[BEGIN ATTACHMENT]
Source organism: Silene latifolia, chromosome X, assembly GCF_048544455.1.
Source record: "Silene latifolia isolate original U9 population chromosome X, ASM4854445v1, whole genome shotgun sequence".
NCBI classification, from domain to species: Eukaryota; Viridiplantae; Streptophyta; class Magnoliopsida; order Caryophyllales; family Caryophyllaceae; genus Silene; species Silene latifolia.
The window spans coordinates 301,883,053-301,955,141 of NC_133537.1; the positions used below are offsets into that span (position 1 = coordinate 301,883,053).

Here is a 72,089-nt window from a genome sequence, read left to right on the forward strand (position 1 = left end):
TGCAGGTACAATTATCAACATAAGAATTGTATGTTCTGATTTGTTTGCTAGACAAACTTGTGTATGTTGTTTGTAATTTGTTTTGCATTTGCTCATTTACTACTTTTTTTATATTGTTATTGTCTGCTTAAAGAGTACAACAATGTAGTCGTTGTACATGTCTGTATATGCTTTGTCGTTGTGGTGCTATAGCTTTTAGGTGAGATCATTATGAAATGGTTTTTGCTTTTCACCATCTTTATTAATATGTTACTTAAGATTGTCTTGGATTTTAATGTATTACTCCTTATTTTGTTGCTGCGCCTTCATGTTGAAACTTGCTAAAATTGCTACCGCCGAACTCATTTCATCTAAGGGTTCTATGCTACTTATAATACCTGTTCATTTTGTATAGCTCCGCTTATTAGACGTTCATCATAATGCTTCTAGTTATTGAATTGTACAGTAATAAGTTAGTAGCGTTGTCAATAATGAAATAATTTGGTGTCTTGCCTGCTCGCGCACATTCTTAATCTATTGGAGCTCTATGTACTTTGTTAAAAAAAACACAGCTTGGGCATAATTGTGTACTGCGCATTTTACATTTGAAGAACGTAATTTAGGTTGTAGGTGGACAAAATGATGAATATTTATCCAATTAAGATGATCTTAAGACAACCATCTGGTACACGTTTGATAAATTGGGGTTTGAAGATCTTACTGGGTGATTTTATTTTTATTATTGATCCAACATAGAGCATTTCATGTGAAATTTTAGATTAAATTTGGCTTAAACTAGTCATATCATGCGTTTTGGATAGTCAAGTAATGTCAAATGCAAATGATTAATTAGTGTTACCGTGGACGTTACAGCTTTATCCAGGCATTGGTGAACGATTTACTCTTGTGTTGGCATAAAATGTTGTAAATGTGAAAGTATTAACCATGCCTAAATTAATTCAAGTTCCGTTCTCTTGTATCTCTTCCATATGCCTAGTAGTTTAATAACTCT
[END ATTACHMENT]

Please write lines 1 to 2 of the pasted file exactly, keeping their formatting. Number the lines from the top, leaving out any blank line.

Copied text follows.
Source organism: Silene latifolia, chromosome X, assembly GCF_048544455.1.
Source record: "Silene latifolia isolate original U9 population chromosome X, ASM4854445v1, whole genome shotgun sequence".